by Kirsten Cohen Photography

“We’re Having A Blast” – Trout Steak Revival

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Yonder Mountain String Band

There is a lot of good grass coming out of Colorado and Trout Steak Revival is among the young bands doing its part to cultivate a new sound while staying true to the roots. The Denver-based five-piece is part of the generation of young bluegrass pickers carrying on the bluegrass tradition of the music.  They are on the road with Yonder Mountain String Band, stopping Feb 9 at the Ponte Vedra Concert Hall to play some old stuff, test out some new stuff that hasn’t even been recorded yet and as always, sprinkle in a cover or too.

“It’s pretty exciting. We’re just starting our third week,” upright bassist Casey Houlihan says from the road. “We started last night in Tuscaloosa and we’re on our way to Pensacola tonight. We’ve just been having a blast playing shows with those guys.”

Houlihan is having a blast traveling and performing alongside the band with whom he credits for awakening his appreciation for bluegrass music. Yonder Mountain String Band is considered an integral part of the Colorado culture and instrumental in the resurgence of bluegrass on the Front Range.

“It seems to me that a lot of people are moving to the Front Range of Colorado to start bands in this genre and I know Yonder Mountain is very influential part of that movement,” he says. For me personally, I give a lot of credit to Yonder Mountain String Band because they were the first bluegrass band that I saw in 2001 when I was a freshman in college. My friends took me to the show and said ‘you gotta check this out’. They were a young, hot band from Colorado and I thought ‘holy cow, I like it’. So I immediately started to kind of work backwards and explore bluegrass and the rich history of some very talented, virtuosic pickers. It’s a really exciting style of music to see live, to listen to. There are a lot of options and that’s what makes it exciting.”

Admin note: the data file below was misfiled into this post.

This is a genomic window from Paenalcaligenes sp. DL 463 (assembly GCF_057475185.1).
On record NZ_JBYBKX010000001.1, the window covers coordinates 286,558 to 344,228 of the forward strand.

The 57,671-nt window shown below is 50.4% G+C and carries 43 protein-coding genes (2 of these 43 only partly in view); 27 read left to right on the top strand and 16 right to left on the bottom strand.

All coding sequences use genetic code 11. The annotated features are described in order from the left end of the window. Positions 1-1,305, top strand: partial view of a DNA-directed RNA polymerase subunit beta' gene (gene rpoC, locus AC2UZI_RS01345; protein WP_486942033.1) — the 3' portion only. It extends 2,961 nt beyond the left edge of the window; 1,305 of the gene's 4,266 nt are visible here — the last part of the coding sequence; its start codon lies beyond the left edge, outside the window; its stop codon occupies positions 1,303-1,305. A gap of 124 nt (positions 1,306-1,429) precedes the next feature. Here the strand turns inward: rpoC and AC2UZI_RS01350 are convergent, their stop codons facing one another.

The upright bass is a far cry from the trombone and brass instruments Houlihan played growing up in concert bands. Once he picked up the guitar and honed his playing in college, moving to Colorado and on to the upright bass was a natural progression. Houlihan graduated from college in 2004 and moved from Minnesota to Denver to explore the bluegrass culture.

One element often shared by bluegrass contingency is the hybrid hipster-mountain beard, a feature Houlihan intentionally avoided. On the band’s website, he is as all-American as apple pie moonshine. “It’s funny because in all of our press photos I’m clean shaven but I do have a pretty full beard right now,” he laughs. “I even told all my bandmates that I was never going to grown another beard but then winter hit. Maybe I’ll shave before the show.”

He joined forces with Travis McNamara on banjo, Steve Foltz on mandolin and guitar, Will Koster playing dobro and guitar and Bevin Foley on fiddle to form Trout Steak Revival. From club venues to mountain festivals, the five-piece has shown the tenacity for stylish picking and polish while maintaining the raw feeling of authentic bluegrass. The band has earned a place in the mountain states roots scene, performing to sold-out audiences and winning an Emmy Award for a soundtrack with Rocky Mountain PBS.

“I think we know that we have different sound and I think we’re intentionally figuring our how to hone in on that sound,” says Houlihan. “We’re not saying we don’t want to sound like this or that, I think our voices and our abilities set us apart. We all have our own styles but when we all combine them, it’s like the Trout Steak sound.”

In 2014, Trout Steak Revival earned the top honors at the Telluride Bluegrass Festival. “It’s pretty cool jumping off point,” says Houlihan. “A lot of the bands who have won in the past have gone on to do great things so it’s kind of a seal of approval from the world of bluegrass, saying ‘hey, you have our blessing” because there are a lot of great bands that enter that competition. We were lucky enough to perform well and be really comfortable. We’d been a band at the time for 6 or 7 years so we were in a good spot to play our best and we did.”

The band’s latest release “Brighter Every Day” is sunny and light when juxtaposed against many of the dark, lonesome themes often found in traditional bluegrass songs. “The overall vibe is really positive. It’s not like this lonesome, longing for home album which tends to come historically with bluegrass. It’s not about killing your woman. We don’t really write songs like that,” says Houlihan. “We write songs about personal experiences that are very song-based. I wouldn’t categorize us as a jam band although we tend to strip songs down in a live setting but the album doesn’t really reflect that. We pride our selves on harmonies and we work well together and share the workload. If you listen to the album, you going to hear five different people and that’s kind of how our show is, too.”

About Liza Mitchell